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Chapter 16 - Spatial Interpolation

- Triangulation
- Inverse-distance
- Kriging (optimal interpolation)

What is Interpolation?

- Predicting the value of attributes at unsampled

sites from measurements made at point locations

within the same area or region - Predicting the value outside the area -

extrapolation - Creating continuous surfaces from point data -

the main procedures

Types of Spatial Interpolation

- Global or Local
- Global-use every known points to estimate unknown

value. - Local use a sample of known points to estimate

unknown value. - Exact or inexact interpolation
- Exact predict a value at the point location

that is the same as its known value. - Inexact (approximate) predicts a value at the

point location that differs from its known value. - Deterministic or stochastic interpolation
- Deterministic provides no assessment of errors

with predicted values - Stochastic interpolation offers assessment of

prediction errros with estimated variances.

Classification of Spatial Interpolation Methods

Global

Local

Stochastic

Deterministic

Stochastic

Deterministic

Regression (inexact)

Kriging (exact)

Trend surface (inexact)

Thiessen (exact) Density estimation(inexact) Inver

se distance weighted (exact) Splines (exact)

Global Interpolation

- Global use all available data to provide

predictions for the whole area of interest, while

local interpolations operate within a small zone

around the point being interpolated to ensure

that estimates are made only with data from

locations in the immediate neighborhood. - Two types of global Trend surface and regression

methods

Trend Surface Analysis

- Approximate points with known values with a

polynomial equation. - See Box 16.1
- Local polynomial interpolation uses a sample of

known points, such as convert TIN to DEM

Local, deterministic methods

Define an area around the point

Find data point within neighborhood

Choose model

Evaluate point value

Thiessen Polygon (nearest neighbor)

- Any point within a polygon is closer to the

polygons known point than any other known

points. - One observation per cell, if the data lie on a

regular square grid, then Thiessen polygons are

all equal, if irregular then irregular lattice of

polygons are formed - Delauney triangulation - lines joining the data

points (same as TIN - triangular irregular

network)

Thiessen polygons

Delauney Triangulation

Example data set

- soil data from Mass near the village of Stein in

the south of the Netherlands - all point data refer to a support of 10x10 m, the

are within which bulked samples were collected

using a stratified random sampling scheme - Heavy metal concentration measured

Exercise create Thiessen polygon for zinc

concentration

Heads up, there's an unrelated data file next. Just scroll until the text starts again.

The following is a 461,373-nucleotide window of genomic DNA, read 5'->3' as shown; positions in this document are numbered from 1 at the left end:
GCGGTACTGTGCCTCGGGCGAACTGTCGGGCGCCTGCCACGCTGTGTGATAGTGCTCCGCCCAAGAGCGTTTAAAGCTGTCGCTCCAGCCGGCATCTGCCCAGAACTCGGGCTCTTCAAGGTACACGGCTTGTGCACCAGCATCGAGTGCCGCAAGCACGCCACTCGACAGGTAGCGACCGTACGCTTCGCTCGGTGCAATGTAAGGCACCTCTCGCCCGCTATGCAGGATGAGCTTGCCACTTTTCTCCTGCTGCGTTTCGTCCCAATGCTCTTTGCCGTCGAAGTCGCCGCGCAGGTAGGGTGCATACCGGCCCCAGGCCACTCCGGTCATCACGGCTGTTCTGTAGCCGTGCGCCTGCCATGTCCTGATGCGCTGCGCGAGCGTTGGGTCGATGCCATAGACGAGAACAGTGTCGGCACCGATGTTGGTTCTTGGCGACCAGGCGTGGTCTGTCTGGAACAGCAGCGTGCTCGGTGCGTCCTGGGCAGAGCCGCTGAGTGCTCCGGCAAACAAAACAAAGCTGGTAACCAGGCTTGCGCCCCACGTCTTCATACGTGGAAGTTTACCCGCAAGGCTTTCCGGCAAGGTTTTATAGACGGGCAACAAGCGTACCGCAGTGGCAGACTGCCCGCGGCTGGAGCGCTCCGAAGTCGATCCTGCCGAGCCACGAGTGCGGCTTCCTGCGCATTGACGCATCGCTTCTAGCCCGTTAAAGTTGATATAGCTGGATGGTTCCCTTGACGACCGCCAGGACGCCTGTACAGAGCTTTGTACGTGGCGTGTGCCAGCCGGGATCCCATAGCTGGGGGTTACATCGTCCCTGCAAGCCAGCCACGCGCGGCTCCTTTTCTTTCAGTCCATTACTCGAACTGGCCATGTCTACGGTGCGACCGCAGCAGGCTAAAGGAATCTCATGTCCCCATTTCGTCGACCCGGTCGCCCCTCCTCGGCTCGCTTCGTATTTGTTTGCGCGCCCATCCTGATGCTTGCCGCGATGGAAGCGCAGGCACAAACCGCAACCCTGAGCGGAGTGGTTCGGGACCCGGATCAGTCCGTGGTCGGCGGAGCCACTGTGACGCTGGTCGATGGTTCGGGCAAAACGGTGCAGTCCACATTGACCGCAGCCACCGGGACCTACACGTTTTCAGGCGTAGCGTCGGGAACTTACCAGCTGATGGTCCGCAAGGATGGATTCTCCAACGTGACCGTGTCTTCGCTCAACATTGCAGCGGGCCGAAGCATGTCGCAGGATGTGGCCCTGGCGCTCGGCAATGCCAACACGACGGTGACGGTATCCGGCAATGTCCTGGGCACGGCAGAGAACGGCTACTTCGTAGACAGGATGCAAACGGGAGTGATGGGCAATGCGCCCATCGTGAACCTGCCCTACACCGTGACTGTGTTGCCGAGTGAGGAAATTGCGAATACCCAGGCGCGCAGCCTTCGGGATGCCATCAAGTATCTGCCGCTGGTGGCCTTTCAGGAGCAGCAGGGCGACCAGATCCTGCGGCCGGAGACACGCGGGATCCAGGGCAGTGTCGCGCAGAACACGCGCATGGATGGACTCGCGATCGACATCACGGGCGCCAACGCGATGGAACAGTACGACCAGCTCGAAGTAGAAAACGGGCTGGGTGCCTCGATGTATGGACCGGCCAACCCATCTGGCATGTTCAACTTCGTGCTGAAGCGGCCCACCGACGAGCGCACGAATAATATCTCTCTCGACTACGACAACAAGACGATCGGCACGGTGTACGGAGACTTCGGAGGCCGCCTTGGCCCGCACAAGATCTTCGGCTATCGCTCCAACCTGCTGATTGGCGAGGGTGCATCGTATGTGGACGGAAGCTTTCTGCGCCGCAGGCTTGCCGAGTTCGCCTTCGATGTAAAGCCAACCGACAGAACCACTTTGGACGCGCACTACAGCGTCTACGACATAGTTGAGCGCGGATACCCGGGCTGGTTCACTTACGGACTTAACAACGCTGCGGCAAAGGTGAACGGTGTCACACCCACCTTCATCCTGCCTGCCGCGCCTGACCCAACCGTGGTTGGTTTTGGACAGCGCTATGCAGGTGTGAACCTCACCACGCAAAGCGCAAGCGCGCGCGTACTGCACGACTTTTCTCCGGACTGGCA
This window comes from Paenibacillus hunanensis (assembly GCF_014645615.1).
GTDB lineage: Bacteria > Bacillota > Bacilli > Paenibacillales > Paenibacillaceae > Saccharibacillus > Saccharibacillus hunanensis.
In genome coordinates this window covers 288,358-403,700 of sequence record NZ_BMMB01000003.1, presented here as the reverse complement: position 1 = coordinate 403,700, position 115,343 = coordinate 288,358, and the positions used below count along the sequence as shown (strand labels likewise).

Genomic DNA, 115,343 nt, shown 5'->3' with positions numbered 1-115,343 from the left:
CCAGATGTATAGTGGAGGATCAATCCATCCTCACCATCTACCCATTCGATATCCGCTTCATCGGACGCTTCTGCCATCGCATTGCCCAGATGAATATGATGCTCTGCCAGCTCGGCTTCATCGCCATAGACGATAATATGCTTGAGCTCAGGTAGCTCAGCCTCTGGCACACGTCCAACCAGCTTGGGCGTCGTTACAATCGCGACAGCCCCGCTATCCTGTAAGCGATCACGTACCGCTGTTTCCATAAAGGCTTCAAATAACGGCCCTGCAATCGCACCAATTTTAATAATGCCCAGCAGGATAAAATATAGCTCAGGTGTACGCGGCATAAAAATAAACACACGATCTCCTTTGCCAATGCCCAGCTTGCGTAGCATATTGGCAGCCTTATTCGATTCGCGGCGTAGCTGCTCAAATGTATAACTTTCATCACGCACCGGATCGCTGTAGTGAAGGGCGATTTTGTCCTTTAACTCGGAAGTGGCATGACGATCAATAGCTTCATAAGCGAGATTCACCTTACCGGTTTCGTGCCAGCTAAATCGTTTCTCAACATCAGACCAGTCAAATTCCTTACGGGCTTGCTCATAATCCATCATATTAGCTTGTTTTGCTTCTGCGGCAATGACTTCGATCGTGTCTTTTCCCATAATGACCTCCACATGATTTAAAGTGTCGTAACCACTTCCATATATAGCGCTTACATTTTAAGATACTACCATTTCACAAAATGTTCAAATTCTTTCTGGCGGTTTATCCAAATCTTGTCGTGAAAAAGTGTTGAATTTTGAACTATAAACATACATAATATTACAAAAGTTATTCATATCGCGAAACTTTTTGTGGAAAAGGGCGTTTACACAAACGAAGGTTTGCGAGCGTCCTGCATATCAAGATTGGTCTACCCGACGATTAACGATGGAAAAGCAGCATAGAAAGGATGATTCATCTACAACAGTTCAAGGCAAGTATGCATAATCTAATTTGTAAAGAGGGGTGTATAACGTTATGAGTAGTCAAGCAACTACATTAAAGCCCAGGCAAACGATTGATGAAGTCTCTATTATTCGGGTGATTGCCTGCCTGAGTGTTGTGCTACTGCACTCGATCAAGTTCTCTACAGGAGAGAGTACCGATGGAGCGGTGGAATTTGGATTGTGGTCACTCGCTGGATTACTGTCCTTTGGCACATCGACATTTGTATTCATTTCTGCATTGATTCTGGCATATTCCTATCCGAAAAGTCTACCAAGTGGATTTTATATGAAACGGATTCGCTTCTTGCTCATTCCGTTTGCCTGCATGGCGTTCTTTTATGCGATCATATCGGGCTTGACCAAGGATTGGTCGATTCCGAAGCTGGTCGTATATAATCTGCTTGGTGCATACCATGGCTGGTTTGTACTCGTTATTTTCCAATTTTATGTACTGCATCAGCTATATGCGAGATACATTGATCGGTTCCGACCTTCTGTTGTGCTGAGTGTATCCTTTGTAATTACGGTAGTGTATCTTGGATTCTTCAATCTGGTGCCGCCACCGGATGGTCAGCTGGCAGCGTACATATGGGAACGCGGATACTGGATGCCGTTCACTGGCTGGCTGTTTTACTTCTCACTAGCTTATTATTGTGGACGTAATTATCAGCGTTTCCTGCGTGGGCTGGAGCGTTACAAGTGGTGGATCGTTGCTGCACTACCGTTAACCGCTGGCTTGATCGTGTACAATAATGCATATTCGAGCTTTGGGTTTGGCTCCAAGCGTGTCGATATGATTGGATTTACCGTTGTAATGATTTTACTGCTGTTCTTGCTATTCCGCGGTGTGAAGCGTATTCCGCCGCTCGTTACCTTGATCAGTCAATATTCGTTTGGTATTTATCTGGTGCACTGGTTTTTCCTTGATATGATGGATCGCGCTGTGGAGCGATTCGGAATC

- Create a new project
- Copy g\classes\4650_5650\data\3-22\Soil_poll.dbf

and import it to the project. - After importing the table into the project, you

need to create an event theme based on this table - Go to Tools gt Add XY Data and make sure the

Easting is shown in X and Northing is in

Y. (Dont worry the Unknown coordinate - Click on OK then the point theme will appear on

your project.

This is what you might see on screen

Create a polygon theme

- The next thing you need to do is provide the

Thiessen polygon a boundary so that the computing

of irregular polygons can be reasonable - Use ArcCatalog to create a new shapefile and name

it as Polygon.shp - Add this layer to your current project.
- Use Editor to create a polygon.

Creating Polygon Theme

Notes 1)Remember to stop Edits, otherwise your

polygon theme will be under editing mode all the

time2)Remember to remove the selected points

from the Soil_poll_data.txt. If you are done

so, your Thiessen polygons will be based on the

selected points only.

Extent and Cell Size

- Go to Spatial Analyst gt Options and click on

tab and use Polygon as the Analysis Mask. - If the Analysis Mask is not set, the output layer

will have rectangular shape.

Thiessen Polygon from Spatial Analyst

- Select Spatial Analyst gt Distance gt Allocation.
- In Assign to, select soil_poll Event and
- Change the default cell size to 0.1
- click OK to create cell in temporary folder.

(No Transcript)

Join Tables

- Join soil_poll Events to Alloc3 grid file by

ObjectID in Alloc3 and OID in soil_poll

Events. - Click Advanced button. Two options are

available for joining tables. - Open Attribute of Alloc3 (name may vary) and

view the joined fields.

Zinc Concentration

Symbolize the grid with two-color ramp based on

Zn concentration

Density Estimation

- Simple method divide total point value by the

cell size - Kernel estimation associate each known point

with a kernel function, a probability density

function.

Exercise

- Compute density of the sampling points from

previous dataset. - If you use the xy-event points for calculation,

you might receive error message. - Convert this layer to shape file before using